Beige Book Bullish on San Francisco Housing Market

Vicksburg Street row houses
Vicksburg Street in San Francisco. Allan Ferguson.

Summary: Anecdotal reports gathered by the Federal Reserve support the notion that San Francisco’s residential real estate market is in a recovery phase.

The Federal Reserve’s Beige Book came out last week. Officially known as the ‘Summary of Commentary on Current Economic Conditions,’ the Beige Book is an economic snapshot published eight times a year. It covers all 12 of the Federal Reserve districts, including San Francisco.

The Beige Book gathers input from “key business contacts, economists, market experts, and other sources,” and provides a general consensus based on those views. Here’s what it had to say about the San Francisco housing market, in particular.

Strong Demand, Low Inventory to Boost Sales Activity

The Federal Reserve’s ‘key contacts’ — bankers, economists and analysts, for the most part — seem to be feeling bullish about the San Francisco real estate market. They pointed out that “Home demand in the District showed continued signs of improvement … the sales pace for new and existing homes picked up further in many areas.” They also predicted strong sales activity over the next few months, or at least until the next Beige Book comes out.

Of course, you don’t have to be an economist to see the recovery in San Francisco’s housing market. The signs are clear and plentiful. Earlier this summer, I wrote that San Francisco home prices had already hit bottom and begun to climb. So while the Fed’s report is not particularly eye-opening, it is helpful nonetheless. It supports the notion that the Bay Area is firmly rooted in a real estate recovery. Another drop in the bucket, if you will.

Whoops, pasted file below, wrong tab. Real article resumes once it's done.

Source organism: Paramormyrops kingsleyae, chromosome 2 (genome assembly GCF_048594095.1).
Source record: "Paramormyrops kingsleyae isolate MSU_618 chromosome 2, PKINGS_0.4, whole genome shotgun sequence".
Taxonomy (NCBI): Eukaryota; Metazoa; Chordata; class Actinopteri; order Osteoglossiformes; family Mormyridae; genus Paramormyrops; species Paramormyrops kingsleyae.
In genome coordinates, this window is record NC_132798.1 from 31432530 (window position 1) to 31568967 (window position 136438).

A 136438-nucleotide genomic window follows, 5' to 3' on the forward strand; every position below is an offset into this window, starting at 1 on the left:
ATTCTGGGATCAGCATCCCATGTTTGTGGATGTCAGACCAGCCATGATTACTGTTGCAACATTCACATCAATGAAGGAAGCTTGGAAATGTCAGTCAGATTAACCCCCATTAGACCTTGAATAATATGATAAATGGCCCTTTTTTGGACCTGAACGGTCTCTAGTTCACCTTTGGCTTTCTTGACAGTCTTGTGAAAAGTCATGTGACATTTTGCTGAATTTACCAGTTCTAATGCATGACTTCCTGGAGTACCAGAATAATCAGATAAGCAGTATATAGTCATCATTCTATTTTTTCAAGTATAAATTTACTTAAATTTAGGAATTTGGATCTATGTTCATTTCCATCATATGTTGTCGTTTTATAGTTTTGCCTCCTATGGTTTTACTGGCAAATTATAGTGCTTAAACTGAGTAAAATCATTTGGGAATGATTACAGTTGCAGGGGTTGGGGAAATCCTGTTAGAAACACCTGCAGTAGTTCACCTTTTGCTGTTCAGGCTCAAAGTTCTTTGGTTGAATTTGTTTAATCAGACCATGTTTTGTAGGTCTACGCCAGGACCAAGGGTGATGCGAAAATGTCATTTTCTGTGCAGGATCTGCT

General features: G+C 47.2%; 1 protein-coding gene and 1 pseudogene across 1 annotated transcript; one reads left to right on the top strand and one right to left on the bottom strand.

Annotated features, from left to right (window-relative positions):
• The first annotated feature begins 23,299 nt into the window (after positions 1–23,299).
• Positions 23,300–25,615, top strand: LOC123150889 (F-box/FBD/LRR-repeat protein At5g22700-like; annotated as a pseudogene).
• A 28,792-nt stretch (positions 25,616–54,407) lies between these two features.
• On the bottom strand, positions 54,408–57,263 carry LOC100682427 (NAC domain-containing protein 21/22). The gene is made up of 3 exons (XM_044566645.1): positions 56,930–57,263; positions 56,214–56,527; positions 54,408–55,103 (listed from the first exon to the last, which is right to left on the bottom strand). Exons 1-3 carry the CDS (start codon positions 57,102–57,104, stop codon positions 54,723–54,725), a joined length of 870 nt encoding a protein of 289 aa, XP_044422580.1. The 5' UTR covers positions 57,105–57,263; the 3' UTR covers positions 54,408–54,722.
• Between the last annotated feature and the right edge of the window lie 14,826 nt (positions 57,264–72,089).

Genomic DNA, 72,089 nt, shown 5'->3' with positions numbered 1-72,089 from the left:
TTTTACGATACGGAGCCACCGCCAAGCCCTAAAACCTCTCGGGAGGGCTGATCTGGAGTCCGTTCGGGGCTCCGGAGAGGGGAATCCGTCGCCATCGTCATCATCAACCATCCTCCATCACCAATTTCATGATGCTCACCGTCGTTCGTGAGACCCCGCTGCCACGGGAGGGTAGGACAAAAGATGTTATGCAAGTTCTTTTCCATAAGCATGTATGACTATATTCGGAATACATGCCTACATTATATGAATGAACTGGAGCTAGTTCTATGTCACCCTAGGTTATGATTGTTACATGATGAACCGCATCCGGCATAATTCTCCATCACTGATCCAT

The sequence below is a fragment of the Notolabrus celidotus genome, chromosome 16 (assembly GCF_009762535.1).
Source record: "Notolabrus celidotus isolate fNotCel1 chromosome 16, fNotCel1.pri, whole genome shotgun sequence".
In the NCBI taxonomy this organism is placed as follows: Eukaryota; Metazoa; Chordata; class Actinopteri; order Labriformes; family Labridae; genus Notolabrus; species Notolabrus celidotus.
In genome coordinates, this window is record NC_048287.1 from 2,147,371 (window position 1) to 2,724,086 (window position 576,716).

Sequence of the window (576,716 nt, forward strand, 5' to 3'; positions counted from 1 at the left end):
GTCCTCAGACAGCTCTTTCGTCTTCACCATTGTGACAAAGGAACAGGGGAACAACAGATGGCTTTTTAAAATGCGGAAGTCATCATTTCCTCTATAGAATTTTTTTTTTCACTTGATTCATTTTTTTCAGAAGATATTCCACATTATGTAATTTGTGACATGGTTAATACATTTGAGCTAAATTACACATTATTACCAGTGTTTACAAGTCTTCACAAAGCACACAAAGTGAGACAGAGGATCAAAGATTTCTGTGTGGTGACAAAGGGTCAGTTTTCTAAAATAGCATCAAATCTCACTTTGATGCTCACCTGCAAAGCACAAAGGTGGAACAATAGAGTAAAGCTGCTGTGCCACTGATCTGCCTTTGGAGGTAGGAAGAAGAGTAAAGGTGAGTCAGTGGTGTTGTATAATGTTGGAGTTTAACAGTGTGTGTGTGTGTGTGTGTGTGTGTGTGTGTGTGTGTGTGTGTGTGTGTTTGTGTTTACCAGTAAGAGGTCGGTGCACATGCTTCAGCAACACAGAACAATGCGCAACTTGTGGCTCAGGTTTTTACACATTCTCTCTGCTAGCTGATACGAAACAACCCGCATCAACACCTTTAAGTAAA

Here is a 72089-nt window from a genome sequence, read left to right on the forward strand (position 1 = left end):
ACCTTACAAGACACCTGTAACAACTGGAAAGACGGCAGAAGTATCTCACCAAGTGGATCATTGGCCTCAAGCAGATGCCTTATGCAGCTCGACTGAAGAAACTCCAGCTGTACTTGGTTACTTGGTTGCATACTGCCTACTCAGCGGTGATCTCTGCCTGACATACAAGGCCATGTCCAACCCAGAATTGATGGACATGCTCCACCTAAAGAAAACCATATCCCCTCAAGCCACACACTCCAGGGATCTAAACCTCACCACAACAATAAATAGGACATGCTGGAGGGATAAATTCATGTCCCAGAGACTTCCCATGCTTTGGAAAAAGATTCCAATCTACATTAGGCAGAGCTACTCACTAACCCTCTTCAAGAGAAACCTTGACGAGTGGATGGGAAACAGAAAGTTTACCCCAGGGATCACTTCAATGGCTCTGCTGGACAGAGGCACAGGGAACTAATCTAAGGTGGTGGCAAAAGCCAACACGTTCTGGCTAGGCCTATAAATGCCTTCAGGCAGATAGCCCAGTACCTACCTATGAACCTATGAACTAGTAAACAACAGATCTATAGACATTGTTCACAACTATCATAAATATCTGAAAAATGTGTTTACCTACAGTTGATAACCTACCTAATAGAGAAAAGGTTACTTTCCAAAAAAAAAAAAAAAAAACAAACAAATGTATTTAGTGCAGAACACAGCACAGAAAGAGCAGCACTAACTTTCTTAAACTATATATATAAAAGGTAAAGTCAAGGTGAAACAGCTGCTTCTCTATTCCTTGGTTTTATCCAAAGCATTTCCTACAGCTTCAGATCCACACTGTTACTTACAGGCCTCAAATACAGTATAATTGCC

Median Sale Price Hits 4-Year High in Bay Area

According to a recent report by the real-estate data firm DataQuick, the median sale price in the Bay Area reached its highest level in more than four years last month. In September 2012, the median price in the nine-county Bay Area climbed to $429,000. That’s a 17.5% increase over the same month last year, when the median was $365,000.

The median sale price is the midpoint at which homes are sold. Half of the homes sold were purchased above that price, while the other half were purchased below it. It is one of several metrics used to track housing trends.

Of all nine counties in the Bay Area, Contra Costa County had the largest gain. The median sale price in Contra Costa climbed 27% over the last year or so, from $252,000 to $320,000. Major cities in this county, based on population, include Richmond, Concord and Antioch, California.

The median price for homes sold in San Francisco County jumped by 21.4% during the same 12-month period.

Housing Shortage: Next Big Thing in San Francisco Real Estate?

The Federal Reserve report also touched on a significant trend taking place across the Bay Area — inventory reduction. The number of homes for sale has fallen across the board, but especially in the lower price ranges. For instance, within the $313,000-and-below price range, inventory has fallen by 53.2% in the San Francisco area. Nationally, housing inventory has fallen by only 15.3% in this price range.

The message is clear for San Francisco home buyers: Good luck finding a home in this price range, and don’t be surprised if you get outbid by an investor with cash in hand.

And speaking of investors…

Several of our real-estate industry contacts have confirmed a rising trend. It seems that many investors are expanding from a ‘fix-and-flip’ business model to a ‘fix-and-rent’ business model. Investors are purchasing low-priced foreclosure homes, in particular, and then renting them out as income properties. While this practice is not new, it does seem to be growing in popularity. It has also contributed to the major reduction in inventory we’ve seen across the Bay Area.

There is growing demand among ‘regular’ home buyers as well, those who plan to live in the homes they buy. Job growth and record-low mortgage rates are bringing more buyers into the market. San Francisco’s unemployment rate fell to 7.4% this summer, down from a high of 10.1% in January 2010.

At the same time, mortgage rates are still incredibly low. The average rate for a 30-year fixed mortgage hit a 41-year low earlier this month, and is only slightly above that today. These and other factors should sustain housing demand well into 2013.

Disclaimer: This story contains predictions for home prices, home sales, and other aspects of the San Francisco real estate market. This information has been provided for educational purposes and should not be viewed as financial advice. We make no guarantees about future conditions within this housing market.